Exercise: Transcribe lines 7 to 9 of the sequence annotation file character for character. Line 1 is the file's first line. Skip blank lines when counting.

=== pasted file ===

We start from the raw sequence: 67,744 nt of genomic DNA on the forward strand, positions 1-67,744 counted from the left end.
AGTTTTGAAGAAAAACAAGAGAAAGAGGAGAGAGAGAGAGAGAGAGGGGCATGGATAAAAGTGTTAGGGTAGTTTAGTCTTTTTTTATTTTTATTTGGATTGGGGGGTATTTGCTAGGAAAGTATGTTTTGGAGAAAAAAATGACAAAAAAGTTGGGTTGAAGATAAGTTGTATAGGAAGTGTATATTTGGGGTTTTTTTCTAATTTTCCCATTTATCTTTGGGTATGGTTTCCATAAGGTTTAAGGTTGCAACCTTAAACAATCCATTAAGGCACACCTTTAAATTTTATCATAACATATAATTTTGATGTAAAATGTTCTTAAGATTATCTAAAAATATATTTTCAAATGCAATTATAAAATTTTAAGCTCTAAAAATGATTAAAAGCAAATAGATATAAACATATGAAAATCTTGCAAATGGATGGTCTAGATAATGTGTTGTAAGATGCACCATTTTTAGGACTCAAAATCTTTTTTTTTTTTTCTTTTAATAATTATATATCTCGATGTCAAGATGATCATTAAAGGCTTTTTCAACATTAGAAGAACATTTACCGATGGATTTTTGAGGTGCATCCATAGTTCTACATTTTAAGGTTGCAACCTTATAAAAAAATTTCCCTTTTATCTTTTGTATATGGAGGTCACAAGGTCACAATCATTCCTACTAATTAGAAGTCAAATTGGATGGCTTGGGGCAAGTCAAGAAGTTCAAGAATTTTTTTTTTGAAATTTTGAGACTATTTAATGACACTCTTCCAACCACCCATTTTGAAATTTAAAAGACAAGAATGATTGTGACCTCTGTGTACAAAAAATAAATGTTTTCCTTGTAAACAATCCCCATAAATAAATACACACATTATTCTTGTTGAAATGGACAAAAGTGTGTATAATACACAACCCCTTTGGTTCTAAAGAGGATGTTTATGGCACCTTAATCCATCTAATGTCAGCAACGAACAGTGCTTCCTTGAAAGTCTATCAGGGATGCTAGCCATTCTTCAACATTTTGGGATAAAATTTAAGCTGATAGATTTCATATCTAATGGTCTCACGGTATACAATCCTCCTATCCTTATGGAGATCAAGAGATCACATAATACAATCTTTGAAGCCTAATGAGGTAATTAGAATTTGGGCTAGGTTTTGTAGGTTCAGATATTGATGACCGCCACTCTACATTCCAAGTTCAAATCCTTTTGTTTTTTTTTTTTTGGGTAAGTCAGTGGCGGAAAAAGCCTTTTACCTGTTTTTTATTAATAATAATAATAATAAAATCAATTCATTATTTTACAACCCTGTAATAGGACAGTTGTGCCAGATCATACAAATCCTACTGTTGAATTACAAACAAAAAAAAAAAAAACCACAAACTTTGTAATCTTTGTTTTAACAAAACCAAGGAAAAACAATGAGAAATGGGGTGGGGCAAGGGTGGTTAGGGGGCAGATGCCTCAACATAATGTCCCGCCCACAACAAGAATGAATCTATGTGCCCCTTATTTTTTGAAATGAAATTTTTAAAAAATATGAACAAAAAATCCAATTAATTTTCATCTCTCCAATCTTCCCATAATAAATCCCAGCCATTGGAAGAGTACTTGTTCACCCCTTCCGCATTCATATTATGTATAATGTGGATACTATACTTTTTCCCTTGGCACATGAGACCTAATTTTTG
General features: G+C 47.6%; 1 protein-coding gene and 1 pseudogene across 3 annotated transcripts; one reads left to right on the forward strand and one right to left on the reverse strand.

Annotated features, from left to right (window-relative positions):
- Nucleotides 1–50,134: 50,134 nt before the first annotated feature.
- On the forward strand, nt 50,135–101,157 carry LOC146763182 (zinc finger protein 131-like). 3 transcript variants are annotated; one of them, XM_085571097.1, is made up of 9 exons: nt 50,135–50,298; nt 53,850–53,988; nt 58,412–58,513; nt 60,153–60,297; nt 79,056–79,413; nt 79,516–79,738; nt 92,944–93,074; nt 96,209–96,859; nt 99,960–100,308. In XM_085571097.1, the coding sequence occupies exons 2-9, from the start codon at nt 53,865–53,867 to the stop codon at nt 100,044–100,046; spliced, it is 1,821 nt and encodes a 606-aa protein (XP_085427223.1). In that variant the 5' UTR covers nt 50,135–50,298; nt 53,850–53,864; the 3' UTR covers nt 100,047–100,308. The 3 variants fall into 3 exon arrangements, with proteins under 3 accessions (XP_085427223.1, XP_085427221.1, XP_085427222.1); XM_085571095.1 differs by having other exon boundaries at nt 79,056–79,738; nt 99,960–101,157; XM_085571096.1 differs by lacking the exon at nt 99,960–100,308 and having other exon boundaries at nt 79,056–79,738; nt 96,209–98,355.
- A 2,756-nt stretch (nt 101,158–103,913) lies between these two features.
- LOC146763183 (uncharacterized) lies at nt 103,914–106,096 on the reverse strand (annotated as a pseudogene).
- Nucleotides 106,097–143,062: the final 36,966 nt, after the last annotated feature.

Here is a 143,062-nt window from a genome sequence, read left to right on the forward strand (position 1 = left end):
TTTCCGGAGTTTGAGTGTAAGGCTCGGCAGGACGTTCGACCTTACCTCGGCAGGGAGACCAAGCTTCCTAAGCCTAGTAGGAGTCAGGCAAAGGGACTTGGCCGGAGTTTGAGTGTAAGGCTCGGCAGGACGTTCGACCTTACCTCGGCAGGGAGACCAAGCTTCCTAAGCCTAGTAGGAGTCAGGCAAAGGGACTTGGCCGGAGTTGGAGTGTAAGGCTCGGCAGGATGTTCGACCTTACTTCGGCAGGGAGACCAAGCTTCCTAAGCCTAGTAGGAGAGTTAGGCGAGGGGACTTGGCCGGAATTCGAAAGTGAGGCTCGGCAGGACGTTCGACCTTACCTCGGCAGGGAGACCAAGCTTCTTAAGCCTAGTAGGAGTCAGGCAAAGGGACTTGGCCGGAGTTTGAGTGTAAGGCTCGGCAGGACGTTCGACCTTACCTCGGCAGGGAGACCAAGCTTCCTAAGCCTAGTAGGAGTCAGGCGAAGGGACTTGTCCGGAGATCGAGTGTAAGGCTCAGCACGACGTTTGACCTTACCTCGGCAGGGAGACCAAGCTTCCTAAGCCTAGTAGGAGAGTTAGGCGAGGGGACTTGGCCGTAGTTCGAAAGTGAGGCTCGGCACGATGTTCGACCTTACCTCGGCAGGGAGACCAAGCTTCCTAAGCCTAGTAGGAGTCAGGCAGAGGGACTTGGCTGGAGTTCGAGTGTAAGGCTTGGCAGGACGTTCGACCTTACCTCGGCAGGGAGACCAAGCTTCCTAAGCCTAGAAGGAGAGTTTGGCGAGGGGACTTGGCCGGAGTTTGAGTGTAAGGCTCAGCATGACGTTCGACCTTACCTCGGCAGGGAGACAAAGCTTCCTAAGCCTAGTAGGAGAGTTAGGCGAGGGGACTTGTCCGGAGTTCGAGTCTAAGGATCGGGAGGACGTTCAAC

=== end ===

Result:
- A 2,756-nt stretch (nt 101,158–103,913) lies between these two features.
- LOC146763183 (uncharacterized) lies at nt 103,914–106,096 on the reverse strand (annotated as a pseudogene).
- Nucleotides 106,097–143,062: the final 36,966 nt, after the last annotated feature.